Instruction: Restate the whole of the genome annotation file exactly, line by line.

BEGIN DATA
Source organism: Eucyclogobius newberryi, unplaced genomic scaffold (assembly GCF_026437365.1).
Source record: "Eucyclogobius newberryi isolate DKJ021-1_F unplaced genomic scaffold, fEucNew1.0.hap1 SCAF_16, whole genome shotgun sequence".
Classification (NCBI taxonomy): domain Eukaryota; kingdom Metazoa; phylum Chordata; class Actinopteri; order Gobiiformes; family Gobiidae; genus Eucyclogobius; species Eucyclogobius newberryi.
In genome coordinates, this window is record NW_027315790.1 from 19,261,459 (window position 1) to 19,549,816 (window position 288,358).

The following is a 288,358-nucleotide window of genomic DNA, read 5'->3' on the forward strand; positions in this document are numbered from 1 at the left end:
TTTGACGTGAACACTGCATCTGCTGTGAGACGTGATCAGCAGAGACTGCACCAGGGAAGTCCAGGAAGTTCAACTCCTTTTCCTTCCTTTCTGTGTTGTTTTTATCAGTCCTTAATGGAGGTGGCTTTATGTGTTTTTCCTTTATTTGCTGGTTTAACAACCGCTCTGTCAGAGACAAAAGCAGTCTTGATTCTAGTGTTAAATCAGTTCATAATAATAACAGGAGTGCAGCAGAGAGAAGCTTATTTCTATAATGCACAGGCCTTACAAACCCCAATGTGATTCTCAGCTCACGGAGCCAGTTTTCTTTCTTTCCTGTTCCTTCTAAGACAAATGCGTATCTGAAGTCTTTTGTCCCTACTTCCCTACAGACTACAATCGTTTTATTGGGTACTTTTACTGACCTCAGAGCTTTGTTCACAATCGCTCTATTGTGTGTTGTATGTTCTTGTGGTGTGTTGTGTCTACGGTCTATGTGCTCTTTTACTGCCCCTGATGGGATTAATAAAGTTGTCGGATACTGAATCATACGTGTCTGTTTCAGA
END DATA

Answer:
Source organism: Eucyclogobius newberryi, unplaced genomic scaffold (assembly GCF_026437365.1).
Source record: "Eucyclogobius newberryi isolate DKJ021-1_F unplaced genomic scaffold, fEucNew1.0.hap1 SCAF_16, whole genome shotgun sequence".
Classification (NCBI taxonomy): domain Eukaryota; kingdom Metazoa; phylum Chordata; class Actinopteri; order Gobiiformes; family Gobiidae; genus Eucyclogobius; species Eucyclogobius newberryi.
In genome coordinates, this window is record NW_027315790.1 from 19,261,459 (window position 1) to 19,549,816 (window position 288,358).

The following is a 288,358-nucleotide window of genomic DNA, read 5'->3' on the forward strand; positions in this document are numbered from 1 at the left end:
TTTGACGTGAACACTGCATCTGCTGTGAGACGTGATCAGCAGAGACTGCACCAGGGAAGTCCAGGAAGTTCAACTCCTTTTCCTTCCTTTCTGTGTTGTTTTTATCAGTCCTTAATGGAGGTGGCTTTATGTGTTTTTCCTTTATTTGCTGGTTTAACAACCGCTCTGTCAGAGACAAAAGCAGTCTTGATTCTAGTGTTAAATCAGTTCATAATAATAACAGGAGTGCAGCAGAGAGAAGCTTATTTCTATAATGCACAGGCCTTACAAACCCCAATGTGATTCTCAGCTCACGGAGCCAGTTTTCTTTCTTTCCTGTTCCTTCTAAGACAAATGCGTATCTGAAGTCTTTTGTCCCTACTTCCCTACAGACTACAATCGTTTTATTGGGTACTTTTACTGACCTCAGAGCTTTGTTCACAATCGCTCTATTGTGTGTTGTATGTTCTTGTGGTGTGTTGTGTCTACGGTCTATGTGCTCTTTTACTGCCCCTGATGGGATTAATAAAGTTGTCGGATACTGAATCATACGTGTCTGTTTCAGA